American Vaudeville as Ritual
Albert F. McLeanJr.
This study affords an entirely new view of the nature of modern popular entertainment. American vaudeville is here regarded as the carefully elaborated ritual serving the different and paradoxical myth of the new urban folk. It demonstrates that the compulsive myth-making faculty in man is not limited to primitive ethnic groups or to serious art, that vaudeville cannot be dismissed as meaningless and irrelevant simply because it fits neither the criteria of formal criticsm or the familiar patterns of anthropological study.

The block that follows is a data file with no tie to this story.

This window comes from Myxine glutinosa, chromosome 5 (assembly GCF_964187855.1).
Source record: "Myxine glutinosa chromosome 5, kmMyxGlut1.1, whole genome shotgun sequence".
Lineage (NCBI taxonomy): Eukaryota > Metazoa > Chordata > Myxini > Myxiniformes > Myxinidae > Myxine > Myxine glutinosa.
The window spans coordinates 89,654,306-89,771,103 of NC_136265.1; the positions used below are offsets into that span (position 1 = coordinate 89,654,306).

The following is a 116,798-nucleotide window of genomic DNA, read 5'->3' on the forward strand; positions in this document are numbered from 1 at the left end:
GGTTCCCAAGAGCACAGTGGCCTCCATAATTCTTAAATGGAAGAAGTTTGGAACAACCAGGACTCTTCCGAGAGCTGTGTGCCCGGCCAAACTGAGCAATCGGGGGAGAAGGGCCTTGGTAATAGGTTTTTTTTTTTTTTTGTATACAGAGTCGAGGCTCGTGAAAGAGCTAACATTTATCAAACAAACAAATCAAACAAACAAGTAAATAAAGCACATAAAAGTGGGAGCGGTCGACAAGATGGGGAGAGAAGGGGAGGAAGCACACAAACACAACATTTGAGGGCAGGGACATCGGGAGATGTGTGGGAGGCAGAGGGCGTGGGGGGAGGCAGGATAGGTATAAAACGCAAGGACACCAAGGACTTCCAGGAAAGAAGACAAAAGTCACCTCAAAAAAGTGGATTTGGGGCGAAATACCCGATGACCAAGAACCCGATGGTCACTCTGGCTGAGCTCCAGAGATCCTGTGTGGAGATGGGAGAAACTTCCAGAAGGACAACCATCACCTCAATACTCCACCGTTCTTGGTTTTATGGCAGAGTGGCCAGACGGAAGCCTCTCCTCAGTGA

Using the methods for criticism developed by Susanne K. Langer and others, the author evaluates American vaudeville as a symbolic manifestation of basic values shared by the American people during the period 1885-1930. By examining vaudeville as folk ritual, the book reveals the unconscious symbolism basic to vaudeville-in its humor, magic, animal acts, music, and playlets, and also in the performers and the managers—which gave form to the dominant American myth of success. This striking view of the new mass man as a folk and of his mythology rooted in the very empirical science devoted to dispelling myth has implications for the serious study of all forms of mass entertainment in America. The book is illustrated with a number of striking photographs.